Posted in Reflections
An excerpt from
by Stuart Lachs --- Stuart Lachs cuke page
[with a few tiny corrections in brackets by DC]
…we must have eyes to see that which is good and that which is not good. This kind of mind will be acquired by practice.
Suzuki Roshi, the founder of the San Francisco Zen Center and its leader until his death in 1971, was an impressive person, sincerely beloved by most all of the Center's members. In the introduction to Suzuki's Zen Mind, Beginner's Mind Baker quotes Trudy Dixon’s description of Suzuki as the ideal of a fully realized Zen master.
A roshi is a person who has actualized that perfect freedom which is the potentiality for all human beings. He exists freely in the fullness of his whole being. The flow of his consciousness is not the fixed repetitive patterns of our usual self-centered consciousness, but rather arises spontaneously and naturally from the actual circumstances of the present. The results of this in terms of the quality of his life are extraordinary-buoyancy, vigor, straightforwardness, simplicity, humility, security, joyousness, uncanny perspicacity and unfathomable compassion. His whole being testifies to what it means to live in the reality of the present. Without anything said or done, just the impact of meeting a personality so developed can be enough to change another's whole way of life. But in the end it is not the extraordinariness of the teacher that perplexes, intrigues, and deepens the student, it is the teacher's utter ordinariness.
Suzuki lived through circumstances that were sometimes ordinary, though sometimes tragic. He was married three times. His first wife contracted tuberculosis and returned to her parents shortly after marriage. His second wife was bludgeoned to death with a hatchet at the age of thirty-nine by an erratic, antisocial monk whom Suzuki failed to dismiss, despite warnings from family, neighbors, and colleagues.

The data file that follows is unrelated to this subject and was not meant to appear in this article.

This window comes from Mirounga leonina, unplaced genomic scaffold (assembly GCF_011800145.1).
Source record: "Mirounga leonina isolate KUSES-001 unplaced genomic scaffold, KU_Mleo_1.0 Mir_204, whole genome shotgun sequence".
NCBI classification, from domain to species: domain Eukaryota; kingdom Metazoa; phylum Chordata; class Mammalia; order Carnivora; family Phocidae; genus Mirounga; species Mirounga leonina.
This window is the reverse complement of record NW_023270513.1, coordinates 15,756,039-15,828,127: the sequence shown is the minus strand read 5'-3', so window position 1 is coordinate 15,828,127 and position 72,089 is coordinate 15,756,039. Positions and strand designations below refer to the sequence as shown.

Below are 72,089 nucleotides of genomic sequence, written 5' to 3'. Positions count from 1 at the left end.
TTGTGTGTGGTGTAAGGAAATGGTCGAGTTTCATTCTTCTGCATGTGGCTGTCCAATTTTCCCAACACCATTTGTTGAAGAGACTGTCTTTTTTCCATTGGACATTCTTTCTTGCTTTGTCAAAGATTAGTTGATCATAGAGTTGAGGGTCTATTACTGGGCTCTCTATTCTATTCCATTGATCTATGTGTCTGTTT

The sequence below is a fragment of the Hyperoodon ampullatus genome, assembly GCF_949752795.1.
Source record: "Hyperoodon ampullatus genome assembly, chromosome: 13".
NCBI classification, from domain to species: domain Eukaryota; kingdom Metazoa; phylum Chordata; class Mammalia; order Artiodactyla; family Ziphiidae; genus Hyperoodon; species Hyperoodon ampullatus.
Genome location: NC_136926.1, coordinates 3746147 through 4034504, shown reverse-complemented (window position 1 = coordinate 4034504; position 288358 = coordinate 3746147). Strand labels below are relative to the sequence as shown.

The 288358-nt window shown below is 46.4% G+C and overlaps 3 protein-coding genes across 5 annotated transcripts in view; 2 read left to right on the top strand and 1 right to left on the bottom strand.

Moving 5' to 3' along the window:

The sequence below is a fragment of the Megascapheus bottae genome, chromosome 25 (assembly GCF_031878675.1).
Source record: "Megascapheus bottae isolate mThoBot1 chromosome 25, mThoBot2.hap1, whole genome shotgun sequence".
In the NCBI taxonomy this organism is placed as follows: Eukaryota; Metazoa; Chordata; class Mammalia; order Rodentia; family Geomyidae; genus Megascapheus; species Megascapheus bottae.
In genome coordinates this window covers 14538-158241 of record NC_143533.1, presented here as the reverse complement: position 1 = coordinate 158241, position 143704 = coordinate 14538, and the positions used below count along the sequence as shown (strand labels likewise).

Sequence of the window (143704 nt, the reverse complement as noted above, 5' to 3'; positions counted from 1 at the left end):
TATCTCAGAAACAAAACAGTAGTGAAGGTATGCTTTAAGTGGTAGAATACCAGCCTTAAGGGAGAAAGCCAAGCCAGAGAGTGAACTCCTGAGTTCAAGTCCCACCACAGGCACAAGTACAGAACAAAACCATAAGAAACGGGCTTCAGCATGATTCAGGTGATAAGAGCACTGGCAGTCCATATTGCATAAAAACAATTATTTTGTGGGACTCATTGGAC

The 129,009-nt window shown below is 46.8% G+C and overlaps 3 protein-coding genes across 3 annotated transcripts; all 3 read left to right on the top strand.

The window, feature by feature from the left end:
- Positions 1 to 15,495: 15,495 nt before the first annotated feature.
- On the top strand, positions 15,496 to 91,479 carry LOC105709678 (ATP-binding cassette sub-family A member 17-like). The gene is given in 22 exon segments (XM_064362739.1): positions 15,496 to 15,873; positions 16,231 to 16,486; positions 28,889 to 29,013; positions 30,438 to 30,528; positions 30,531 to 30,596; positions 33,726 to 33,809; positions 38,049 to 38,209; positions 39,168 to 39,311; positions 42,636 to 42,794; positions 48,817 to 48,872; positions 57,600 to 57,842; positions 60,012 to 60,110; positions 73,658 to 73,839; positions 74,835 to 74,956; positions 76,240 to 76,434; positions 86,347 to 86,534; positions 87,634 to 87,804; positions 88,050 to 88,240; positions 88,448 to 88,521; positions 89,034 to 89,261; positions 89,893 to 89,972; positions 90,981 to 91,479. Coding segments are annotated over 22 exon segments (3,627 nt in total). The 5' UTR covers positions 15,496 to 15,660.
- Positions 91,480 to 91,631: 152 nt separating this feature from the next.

Suzuki’s relationship with his children was less than ideal. Despite being thought of as quiet, soft spoken and kind by his Japanese parishioners, at home he often scolded his oldest daughter Yasuko quite harshly. Suzuki’s relationship with his son Hoitsu was sometimes difficult. Hoitsu would run from his father, at times frightened by “the fierce look in his eyes.”  His daughter Omi committed suicide after nine years in a mental hospital. Suzuki, living in America at the time, did not attend her funeral, despite pleas from his son Hoitsu, living in Japan. Suzuki waited six months to tell his other son, who lived across the street from the SFZC, that his sister was dead.
Nor was Suzuki strict about giving Dharma transmission based on spiritual attainment. He gave Hoitsu Dharma transmission, though Hoitsu did not study with him. Hoitsu also inherited Suzuki’s temple, according to standard Sōtō Zen procedure. Suzuki also gave, as a favor to a friend, what is sometimes jokingly referred to as “telephone transmission,” Dharma transmission to someone with whom he was not personally acquainted.
Suzuki ran a temple virtually under the control of Japan's repressive fascist era government, hardly a government known for promoting exaltation, peacefulness, or kindness. All of the above is the sort of detail which might be useful to both present and future students, but it is absolutely missing from all of the widely propagated standardized biographies of Zen masters throughout the ages.